(Note: Way back in 2013 I went on a bit of a Joan Bennett binge. A few of those were interesting enough to me for write-ups here at the Collinsport Historical Society. One of those was SUSPIRIA from 1977. As it happens, today marks the 40th anniversary of the film's premiere in its native Italy. My first instinct was to push my original story back to the top of the page today, but then I remembered it has since been heavily revised as part of our Monster Serial publications. So, without further adieu, here's the expanded version.)
By WALLACE McBRIDE
SUSPIRIA isn’t so much a movie as it is cinematic alchemy. There’s nothing about this movie that ought to work, from the lurching, deranged performances to the use of Technicolor film process to highlight the STAR TREK-like cinematography. The score sounds like the kind of stuff you’d find in the $1 bins of your local used record store*, the story makes no sense and the dialogue exists only because audiences have grown accustomed to hearing it since the release of THE JAZZ SINGER.
If “magic” is the art of causing change to occur in conformity to human will, then director Dario Argento is a sorcerer to be reckoned with. Because SUSPIRIA works, even when logic and reason tell you it shouldn’t. The movie is a candy colored nightmare brought to life, a film so hypnotic that it’s managed to stay vibrant and vital no matter how much audience tastes have changed over the years.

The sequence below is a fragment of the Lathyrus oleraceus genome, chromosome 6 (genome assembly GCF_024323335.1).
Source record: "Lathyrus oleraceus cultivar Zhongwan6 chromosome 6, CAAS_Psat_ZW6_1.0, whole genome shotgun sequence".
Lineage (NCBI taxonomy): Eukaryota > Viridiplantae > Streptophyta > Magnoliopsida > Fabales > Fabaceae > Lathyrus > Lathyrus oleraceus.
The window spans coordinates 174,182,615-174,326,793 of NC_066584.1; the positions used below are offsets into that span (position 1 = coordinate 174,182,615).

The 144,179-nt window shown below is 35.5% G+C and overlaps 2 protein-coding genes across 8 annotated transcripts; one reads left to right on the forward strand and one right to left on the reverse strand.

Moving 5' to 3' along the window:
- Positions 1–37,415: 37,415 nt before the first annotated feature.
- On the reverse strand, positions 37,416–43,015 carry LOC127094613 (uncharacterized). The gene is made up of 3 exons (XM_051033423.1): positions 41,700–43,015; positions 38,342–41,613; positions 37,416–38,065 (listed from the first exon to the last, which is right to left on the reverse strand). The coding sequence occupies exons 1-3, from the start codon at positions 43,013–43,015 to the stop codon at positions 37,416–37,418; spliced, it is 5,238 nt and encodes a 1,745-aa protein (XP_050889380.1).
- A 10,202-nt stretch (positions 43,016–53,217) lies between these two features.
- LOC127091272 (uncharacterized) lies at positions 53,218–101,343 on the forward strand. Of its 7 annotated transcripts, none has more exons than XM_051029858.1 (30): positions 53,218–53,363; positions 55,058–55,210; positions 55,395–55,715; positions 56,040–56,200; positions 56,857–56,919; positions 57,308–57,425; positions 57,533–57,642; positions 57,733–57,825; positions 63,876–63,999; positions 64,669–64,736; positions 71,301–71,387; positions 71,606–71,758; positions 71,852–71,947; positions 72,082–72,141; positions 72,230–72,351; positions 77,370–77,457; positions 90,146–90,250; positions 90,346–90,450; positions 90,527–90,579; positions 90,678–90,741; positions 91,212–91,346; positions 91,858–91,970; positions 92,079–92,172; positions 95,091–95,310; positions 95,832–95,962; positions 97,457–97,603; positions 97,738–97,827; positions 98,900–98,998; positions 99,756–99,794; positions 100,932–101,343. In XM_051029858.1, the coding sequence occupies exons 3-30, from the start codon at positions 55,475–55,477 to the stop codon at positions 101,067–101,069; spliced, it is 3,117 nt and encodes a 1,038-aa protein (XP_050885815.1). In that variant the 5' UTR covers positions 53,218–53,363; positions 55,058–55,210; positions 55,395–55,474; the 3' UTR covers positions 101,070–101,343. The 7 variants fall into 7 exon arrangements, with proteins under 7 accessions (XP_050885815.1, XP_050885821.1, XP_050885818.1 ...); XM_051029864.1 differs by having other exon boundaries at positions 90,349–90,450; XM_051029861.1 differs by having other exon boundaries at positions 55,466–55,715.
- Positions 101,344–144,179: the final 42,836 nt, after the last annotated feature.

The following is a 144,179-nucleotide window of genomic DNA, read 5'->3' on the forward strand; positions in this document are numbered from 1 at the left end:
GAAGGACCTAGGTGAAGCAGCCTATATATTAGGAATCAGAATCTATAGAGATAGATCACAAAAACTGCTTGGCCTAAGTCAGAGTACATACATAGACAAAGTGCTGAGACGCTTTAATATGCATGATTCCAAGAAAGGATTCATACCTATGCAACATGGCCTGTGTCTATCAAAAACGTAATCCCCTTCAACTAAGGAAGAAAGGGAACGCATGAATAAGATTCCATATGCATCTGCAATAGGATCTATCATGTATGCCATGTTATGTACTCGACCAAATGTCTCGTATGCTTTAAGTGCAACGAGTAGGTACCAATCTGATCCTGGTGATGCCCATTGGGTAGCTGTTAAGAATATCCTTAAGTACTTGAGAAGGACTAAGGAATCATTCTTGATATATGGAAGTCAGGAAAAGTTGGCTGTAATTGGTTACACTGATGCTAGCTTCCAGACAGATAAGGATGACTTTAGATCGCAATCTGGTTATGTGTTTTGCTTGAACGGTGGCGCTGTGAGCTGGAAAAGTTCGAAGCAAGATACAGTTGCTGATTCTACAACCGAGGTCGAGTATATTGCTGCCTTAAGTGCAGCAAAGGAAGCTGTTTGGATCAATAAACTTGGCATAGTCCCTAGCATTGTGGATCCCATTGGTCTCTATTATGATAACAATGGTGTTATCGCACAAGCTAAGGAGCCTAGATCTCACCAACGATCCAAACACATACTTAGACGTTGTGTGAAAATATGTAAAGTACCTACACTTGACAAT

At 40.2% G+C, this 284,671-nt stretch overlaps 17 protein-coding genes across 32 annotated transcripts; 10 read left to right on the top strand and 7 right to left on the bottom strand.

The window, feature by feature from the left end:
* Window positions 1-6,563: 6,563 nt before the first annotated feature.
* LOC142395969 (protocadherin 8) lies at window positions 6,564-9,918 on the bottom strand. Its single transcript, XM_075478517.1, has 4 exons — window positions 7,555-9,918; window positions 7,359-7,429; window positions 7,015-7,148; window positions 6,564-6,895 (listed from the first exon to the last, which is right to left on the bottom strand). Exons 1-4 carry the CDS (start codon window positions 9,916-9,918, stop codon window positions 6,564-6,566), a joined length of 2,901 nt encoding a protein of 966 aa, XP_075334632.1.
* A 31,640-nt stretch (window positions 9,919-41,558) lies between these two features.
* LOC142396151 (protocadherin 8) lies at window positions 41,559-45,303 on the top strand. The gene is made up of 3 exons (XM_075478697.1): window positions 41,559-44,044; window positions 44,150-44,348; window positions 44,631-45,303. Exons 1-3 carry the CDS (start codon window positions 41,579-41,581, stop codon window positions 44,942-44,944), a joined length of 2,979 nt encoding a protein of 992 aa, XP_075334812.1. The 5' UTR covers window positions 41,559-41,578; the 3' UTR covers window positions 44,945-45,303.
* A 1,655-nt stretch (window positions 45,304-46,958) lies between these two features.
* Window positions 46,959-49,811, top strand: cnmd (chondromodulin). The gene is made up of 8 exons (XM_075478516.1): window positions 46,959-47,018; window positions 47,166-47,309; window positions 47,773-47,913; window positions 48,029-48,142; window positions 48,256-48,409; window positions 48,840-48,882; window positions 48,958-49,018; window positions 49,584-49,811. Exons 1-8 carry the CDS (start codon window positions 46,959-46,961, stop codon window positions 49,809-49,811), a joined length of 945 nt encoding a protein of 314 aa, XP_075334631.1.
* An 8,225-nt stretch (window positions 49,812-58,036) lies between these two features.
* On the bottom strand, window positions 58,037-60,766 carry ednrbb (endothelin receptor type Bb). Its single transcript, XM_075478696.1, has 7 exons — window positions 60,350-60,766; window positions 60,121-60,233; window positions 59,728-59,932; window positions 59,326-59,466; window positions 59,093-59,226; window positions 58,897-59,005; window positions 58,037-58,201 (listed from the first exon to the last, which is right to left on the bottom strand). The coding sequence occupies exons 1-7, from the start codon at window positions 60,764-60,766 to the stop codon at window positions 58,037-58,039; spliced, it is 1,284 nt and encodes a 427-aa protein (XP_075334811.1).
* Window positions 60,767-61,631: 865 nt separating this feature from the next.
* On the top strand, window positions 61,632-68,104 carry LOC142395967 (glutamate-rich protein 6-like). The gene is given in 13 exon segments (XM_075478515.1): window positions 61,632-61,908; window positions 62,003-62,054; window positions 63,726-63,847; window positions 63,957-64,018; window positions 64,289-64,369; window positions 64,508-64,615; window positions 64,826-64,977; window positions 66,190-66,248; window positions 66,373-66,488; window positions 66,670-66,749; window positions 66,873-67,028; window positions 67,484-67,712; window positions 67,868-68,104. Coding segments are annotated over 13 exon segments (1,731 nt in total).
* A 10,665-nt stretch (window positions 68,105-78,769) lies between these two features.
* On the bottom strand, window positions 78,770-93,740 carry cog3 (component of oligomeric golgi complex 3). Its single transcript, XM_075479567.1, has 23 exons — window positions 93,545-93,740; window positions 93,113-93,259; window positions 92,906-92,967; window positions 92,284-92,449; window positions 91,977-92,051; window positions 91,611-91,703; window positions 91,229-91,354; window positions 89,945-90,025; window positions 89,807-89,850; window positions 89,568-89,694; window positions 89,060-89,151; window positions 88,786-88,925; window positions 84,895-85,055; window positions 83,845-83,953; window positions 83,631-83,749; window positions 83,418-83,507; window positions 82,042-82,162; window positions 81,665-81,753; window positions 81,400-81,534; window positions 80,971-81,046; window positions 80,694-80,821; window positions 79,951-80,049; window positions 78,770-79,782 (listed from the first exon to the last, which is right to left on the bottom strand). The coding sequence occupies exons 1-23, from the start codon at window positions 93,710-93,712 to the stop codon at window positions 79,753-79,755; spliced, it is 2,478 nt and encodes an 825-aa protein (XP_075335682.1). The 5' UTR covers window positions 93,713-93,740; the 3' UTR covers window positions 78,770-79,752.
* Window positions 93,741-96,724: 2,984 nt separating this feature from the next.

For much of its early life, SUSPIRIA was a movie that film fans could only hear about. My first experience with the 1977 film came from the pages of Fangoria about a decade later in a feature story that did nothing but add to the movie’s legend. “Here’s a great film you can’t see,” was the gist of the story, which was all the more galling because of the flood of miserable horror movies that were littering the shelves of video stores in those days.
The first time I saw the film, I was both impressed and disappointed. Nothing could live up to the years of ominous chatter about SUSPIRIA, and I was even a little saddened to have survived the experience with my mind intact. This was my generation’s “The King in Yellow,” after all. Was suffering a little madness too much to expect from a work of cinematic genius?
I also realized that, for all the rabid fervor for which fans had praised the film, nobody had said much about its story. There’s a reason for that: The story is complete bollocks. An American woman enrolls in a European ballet academy and comes to the slow realization that it’s run by a bunch of witches. The end.
But story is hardly the point of SUSPIRIA. Like his American soulmate George Romero, Argento couldn’t care less about character development. Argento used to be such a deft filmmaker that traditional storytelling elements simply weren’t necessary.
With SUSPIRIA, Argento takes audiences through such a tangled, wild path that it should have ended in disaster. Originally planned to be set in a dance school for children, Argento reportedly revised the concept in order to use older and more reliable actors. For reasons that are anybody’s guess, he kept the script’s original childish (and dumb) dialogue intact.